A second paper in the imaging session highlighted the work of NHK in cooperation with Forza Silicon.  A 133 Mpixel (yes, you read it right, one hundred thirty three), 60fps device was described.  The device has on-chip ADC’s, 1 SAR 12-bit ADC for 32 columns.  The ADCs are located at both sides of the device, 242 ADCs at the top and 242 ADCs at the bottom of the chip.  Each SAR ADC has 14 redundant bits, but at the output each pixel is represented with 12 bits.  The pixel size is 2.45 um, 2×1 shared, 2.5T/pixel, 35 full-frame format.  Fabrication was done in 0.18 um 1P4M technology.  Due to its large size, the chip is stitched in one direction.  [There are not that many foundries that allow stitching in a CIS 0.18 um process, so it is easy to guess who fabricated this device.]  At full speed, the device is delivering 1.15Gbps/ch, maybe that does not sounds that much, but the device has 112 channels in parallel.  So in total, this adds up to almost 130 Gbps.

To capture all the information and to get all these bits off the chip, a total power consumption of 11 W is needed.  About 50 % of this power goes to the digital blocks.  All ADCs take 1.67 W.  A few more numbers : conversion gain of 80 uV/e, full well 10005 electrons (don’t forget the last 5 electrons), dark current 50 e/sec @ 40 deg. C, temporal noise 7.68 electrons and dynamic range of 62.3 dB (data measured at 60 fps, gain of 2).

Albert, 26-02-2015.

ISSCC2015 (1)

Tuesday, February 24th, 2015

The imaging session at this year’s ISSCC started with a presentation of A. Suzuki of Sony.  He presented a 20 Mpixel, stacked image sensor for DSC applications.  The stacked device has on the top plane the imaging part, being 2×2 shared pixels of 1.43 um pitch.  Also included on the top layer of silicon are the column electronics.  The end/output of the column circuits are connected to the second layer of silicon by vias.  This is the same concept as presented on last year’s ISSCC.  Half of the column signals is transferred to the second silicon level at the top of the sensor, the other half of the column signals is transferred to the second silicon level at the bottom of the sensor.  The author did not reveal information about via pitch.

New is the DOUBLE single-slope ADC for every column, located on the second layer of silicon.  So every pixel can be converted into the digital domain twice and in parallel, resulting in a double sampling of the data.  If the timing of the ADCs is done right, a gain of 3 dB can be realized (= to the theoretical calculation).  In this configuration of multiple sampling, the resulting noise level is 1.3 electrons for a gain of 27 dB.  But the double column-ADC can also be used in other configurations.  For instance for high-speed applications.  Instead of feeding to the two ADCs the same signal, one can also offer two different signals to the ADCs and in this way increasing the overall speed of the sensor.  This feature can be attractive for slow-motion applications.  Numbers quoted : 120 fps at 16 Mpix resolution (10 bits with on-chip data compression), 240 fps at 4 Mpix resolution (10 bits) and 960 fps at 0.7 Mpix resolution (10 bits).  For still applications, one can use the sensor with 20 Mpix resolution, 12 btis and a frame rate of 30 fps.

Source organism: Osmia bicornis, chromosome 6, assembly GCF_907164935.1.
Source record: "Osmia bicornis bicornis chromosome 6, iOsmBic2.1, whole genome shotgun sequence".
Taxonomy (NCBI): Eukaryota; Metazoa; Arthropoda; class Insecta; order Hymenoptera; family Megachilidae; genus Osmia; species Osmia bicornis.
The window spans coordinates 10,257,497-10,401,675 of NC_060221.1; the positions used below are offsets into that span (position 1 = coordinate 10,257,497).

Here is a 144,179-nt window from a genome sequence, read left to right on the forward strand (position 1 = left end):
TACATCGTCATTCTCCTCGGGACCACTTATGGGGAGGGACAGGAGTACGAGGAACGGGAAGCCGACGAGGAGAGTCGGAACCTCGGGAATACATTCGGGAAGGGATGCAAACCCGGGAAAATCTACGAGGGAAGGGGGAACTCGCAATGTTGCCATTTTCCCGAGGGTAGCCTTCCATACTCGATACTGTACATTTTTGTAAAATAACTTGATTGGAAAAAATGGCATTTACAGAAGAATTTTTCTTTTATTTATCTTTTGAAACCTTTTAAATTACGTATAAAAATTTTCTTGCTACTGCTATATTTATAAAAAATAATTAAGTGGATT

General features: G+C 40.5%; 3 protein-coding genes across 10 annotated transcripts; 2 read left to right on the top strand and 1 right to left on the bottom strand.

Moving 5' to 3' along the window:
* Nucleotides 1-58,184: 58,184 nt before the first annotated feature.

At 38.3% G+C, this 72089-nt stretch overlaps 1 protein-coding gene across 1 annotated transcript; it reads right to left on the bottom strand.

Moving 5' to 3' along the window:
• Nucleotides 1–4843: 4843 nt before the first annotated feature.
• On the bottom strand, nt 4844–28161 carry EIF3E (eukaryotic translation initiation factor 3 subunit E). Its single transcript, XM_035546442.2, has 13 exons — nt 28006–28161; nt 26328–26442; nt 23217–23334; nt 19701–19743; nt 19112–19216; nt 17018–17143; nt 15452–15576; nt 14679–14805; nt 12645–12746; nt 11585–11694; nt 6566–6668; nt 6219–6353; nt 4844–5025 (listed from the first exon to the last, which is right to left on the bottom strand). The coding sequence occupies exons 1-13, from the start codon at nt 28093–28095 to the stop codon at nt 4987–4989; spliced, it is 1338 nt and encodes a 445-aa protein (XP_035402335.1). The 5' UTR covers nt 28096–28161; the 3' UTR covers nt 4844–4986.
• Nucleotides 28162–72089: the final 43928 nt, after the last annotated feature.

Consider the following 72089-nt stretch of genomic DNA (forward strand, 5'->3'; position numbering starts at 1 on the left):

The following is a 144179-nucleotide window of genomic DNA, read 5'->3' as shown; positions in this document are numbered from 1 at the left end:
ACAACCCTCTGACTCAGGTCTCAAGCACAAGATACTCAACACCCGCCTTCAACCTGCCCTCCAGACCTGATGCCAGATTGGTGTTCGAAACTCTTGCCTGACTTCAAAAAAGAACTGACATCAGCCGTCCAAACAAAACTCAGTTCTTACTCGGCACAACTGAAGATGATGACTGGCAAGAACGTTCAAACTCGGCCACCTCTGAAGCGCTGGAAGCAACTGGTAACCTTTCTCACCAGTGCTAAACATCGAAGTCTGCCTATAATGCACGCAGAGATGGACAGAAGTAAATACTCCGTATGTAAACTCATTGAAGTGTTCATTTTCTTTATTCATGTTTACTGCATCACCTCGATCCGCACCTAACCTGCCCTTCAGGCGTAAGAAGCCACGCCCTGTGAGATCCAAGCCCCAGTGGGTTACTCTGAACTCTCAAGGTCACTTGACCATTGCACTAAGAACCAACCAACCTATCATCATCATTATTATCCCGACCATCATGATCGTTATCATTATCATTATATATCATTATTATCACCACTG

The final application of the dual ADC for each column is a combined of video and still capture.  While shooting the video at higher frame rates using the first ADC for each column, one can grab a single still image at full resolution using the second ADC for each column.

Some more numbers : sensor technology 90 nm 1P4M BSI, logic technology 65 nm 1P7M with 1.7 Mlogic gates on the second silicon level.  Number of pixels 5256 (H) x 3934 (V), 1/1.7 inch, full well 9700 electrons, conversion gain 76.6 uV/e, dynamic range 72 dB at 12 bits.

Albert, 24/2/2015.